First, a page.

We were pedaling south now, and the wind was quite strong, blowing mainly from the west, but seemingly also from the southwest. Wim and I rode echelon style to gain some advantage for the following rider and again traded leads. There was still not much talking as we rode one behind the other, and as we worked, we realized that we would be able to make up enough time to be back-on-time by Camrose. As we reached Camrose, we were glad to be on city streets, with a short reprieve from the wind on the open prairie. As we crossed the first set of railroad tracks at the edge of town, a driver in an oncoming pick-up was waving and yelling at us: You dropped your back-pack! Wim suddenly realized that his pannier had come off, and sure enough, upon looking behind us, saw it laying on the road by the tracks. The jarring of the railroad crossing had loosened it. We quickly retrieved it, re-mounted it, and were off again towards the control at the Subway on the west side of Camrose. We had faint hope that we might have caught back up to Bill and Al by Camrose, but there was no sign of their bikes as we rode up to the Control (91 km, 12:48). With a time buffer of 16 minutes now in the bank, we got our cards signed, and learned that Bill and Al had departed from the Control about 30 minutes prior. Oh well maybe we would see them in Wetaskiwin?

We settled into a nice lunch at Subway the soup and sandwich hit the spot. I was already feeling tired, and did a little bit of stretching to relieve stiffness in my quads. As always, I got a little cold at the stop, and actually looked forward to getting back onto the bike, to warm-up. But that prospect was tempered by the thought of working directly into the wind for the next 40 km to Wetaskiwin.

As we left town, it became evident that Wim was now much stronger than I was, and he began taking more than his fair share of turns at the front, into the wind. Feeling badly about all his work, I tried to take my turns, but became increasingly pathetic in my efforts to lead. Wim graciously acknowledged my efforts, but continued with his yeomans work in our now lop-sided team. Surprisingly, the leg to Wetaskiwin, although very difficult, passed relatively quickly for me. Even the climb out of the coulee, after a less-than-satisfying descent into the wind, was not as difficult as I had imagined it would be. The last 10 kilometers to Wetaskiwin, however, became mentally taxing, as we kept our eyes on the horizon, and the Wetaskiwin Water Tower, which seemed to never get any closer! How many times, as children, did we drive on the southern Alberta prairies, and have the same agonizing wait to reach water towers and elevators that beckoned from the distance? Upon reaching the Wetaskiwin Control (134 km, 15:15), we had built up a 30 minute time cushion, and I looked forward to a nice sit-down at a picnic table in the sun. Although I felt hungry, I was not able to eat anything, and just drank the (for me) obligatory chocolate milk. Again, both Wim and I got cold, and after checking in with our respective spouses by phone, to warn them of our impending lateness for pre-arranged lamb dinners and evening concerts, we got back on our bikes for the push north towards Leduc and Edmonton.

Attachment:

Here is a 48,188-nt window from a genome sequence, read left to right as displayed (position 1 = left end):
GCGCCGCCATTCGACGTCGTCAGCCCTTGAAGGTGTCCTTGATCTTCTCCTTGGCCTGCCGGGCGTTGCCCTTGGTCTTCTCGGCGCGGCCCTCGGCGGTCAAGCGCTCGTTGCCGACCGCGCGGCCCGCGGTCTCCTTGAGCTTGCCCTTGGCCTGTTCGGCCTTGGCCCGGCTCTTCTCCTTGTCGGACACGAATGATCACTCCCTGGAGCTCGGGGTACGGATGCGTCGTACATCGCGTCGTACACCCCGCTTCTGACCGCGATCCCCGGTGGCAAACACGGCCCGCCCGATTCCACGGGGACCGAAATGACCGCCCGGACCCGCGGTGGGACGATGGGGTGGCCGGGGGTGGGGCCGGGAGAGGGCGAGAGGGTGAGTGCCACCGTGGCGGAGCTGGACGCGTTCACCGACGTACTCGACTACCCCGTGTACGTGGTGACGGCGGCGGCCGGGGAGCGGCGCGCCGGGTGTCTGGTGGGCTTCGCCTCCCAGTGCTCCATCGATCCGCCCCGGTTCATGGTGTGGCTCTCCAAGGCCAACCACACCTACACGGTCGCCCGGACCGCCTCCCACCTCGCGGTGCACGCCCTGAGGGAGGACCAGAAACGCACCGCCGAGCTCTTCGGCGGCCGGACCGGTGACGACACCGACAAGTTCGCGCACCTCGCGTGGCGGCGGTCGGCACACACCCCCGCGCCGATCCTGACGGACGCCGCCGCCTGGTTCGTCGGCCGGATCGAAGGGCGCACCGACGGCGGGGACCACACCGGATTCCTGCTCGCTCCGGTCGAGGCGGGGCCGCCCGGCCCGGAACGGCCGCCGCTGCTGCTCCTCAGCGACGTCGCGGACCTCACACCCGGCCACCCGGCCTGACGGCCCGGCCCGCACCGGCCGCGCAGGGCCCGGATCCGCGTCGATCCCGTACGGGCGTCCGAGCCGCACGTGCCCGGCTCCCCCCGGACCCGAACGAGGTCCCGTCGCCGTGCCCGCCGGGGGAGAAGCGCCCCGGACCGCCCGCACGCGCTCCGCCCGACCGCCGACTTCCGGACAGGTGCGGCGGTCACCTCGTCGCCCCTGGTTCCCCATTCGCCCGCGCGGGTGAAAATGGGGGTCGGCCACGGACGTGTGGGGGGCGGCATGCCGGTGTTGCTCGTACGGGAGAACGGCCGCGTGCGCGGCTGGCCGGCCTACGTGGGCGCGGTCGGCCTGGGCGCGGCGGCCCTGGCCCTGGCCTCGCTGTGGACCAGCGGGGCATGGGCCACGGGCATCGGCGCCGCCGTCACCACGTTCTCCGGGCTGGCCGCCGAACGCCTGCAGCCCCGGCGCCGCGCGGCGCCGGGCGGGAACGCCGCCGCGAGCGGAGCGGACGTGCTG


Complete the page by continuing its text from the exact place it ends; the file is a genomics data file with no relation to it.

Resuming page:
The wind was now from the front-left quarter (from the northwest), and again Wim and I pedalled in a two-man echelon to yield some advantage to the trailing rider more often than not me! Surprisingly, we made good time into the wind, and the 35 km to Leduc were covered in 1 hour and 45 minutes. At the Control, (168 km, 17:00), we learned that Bill and Al had left there 30 minutes prior we were maintaining our distance to them. I had a craving for ice cream (typical for me), satisfied that with an Oreo Cookie Ice Cream Bar, and after a short rest in the sun, got back on for the final push home.

We used the short western leg out of Leduc as a recovery leg, and didn’t push very hard. Shortly before heading north to Beaumont, we sped down into a coulee, and easily climbed up the other side to the Beaumont turn off. A rather more difficult climb followed, which we ascended slowly, not pushing the pace. On reaching the height of land, we enjoyed a final push into Beaumont, buoyed now by the thoughts of finishing.

The climb into Beaumont was not difficult a climb of 1 minute 30 seconds (yes I timed it), and after negotiating several red lights (welcome reprieve and short rests), we were on the final highway push into Edmonton. On the way, we seemed to hit every red light, which became annoying, but soon enough pulled into the Millwoods Safeway parking lot. As we rode to our cars, Al passed us in his car on his way home. When we stopped for a quick chat, he asked us if we had gone to the bar or something after finishing. They had come to the finish and saw our cars still there, and pondered where we might have been, and why our cars were still there. Sheepishly, we admitted our earlier error. We met Bill at our cars, and gave him a short account of our gong-show adventures. It felt good to be done (201 km, 11 hours 44 minutes). My slowest 200 ever, but not a bad 250 considering the conditions!

So, our personal gong show turned this 2011 season opening 200 km spring classic into the Camrose 250. Despite disabled computers, forgotten GPSs, poor navigating, loose panniers, incessant wind, and (on my part) weak legs, we persevered to finish. I am chalking it up to experience, and in a way, the ride scheduled for next weekend should be somewhat easier, having bridged my earlier 200 from this year with this ride of 250, prior to challenging next weeks Smoky Lake 300.

I cannot write enough thanks to my friend and fellow randonneur Wim Kok, whose experience and work ethic resulted in my being able to finish this brevet. Thanks Wim lets do it again some time soon!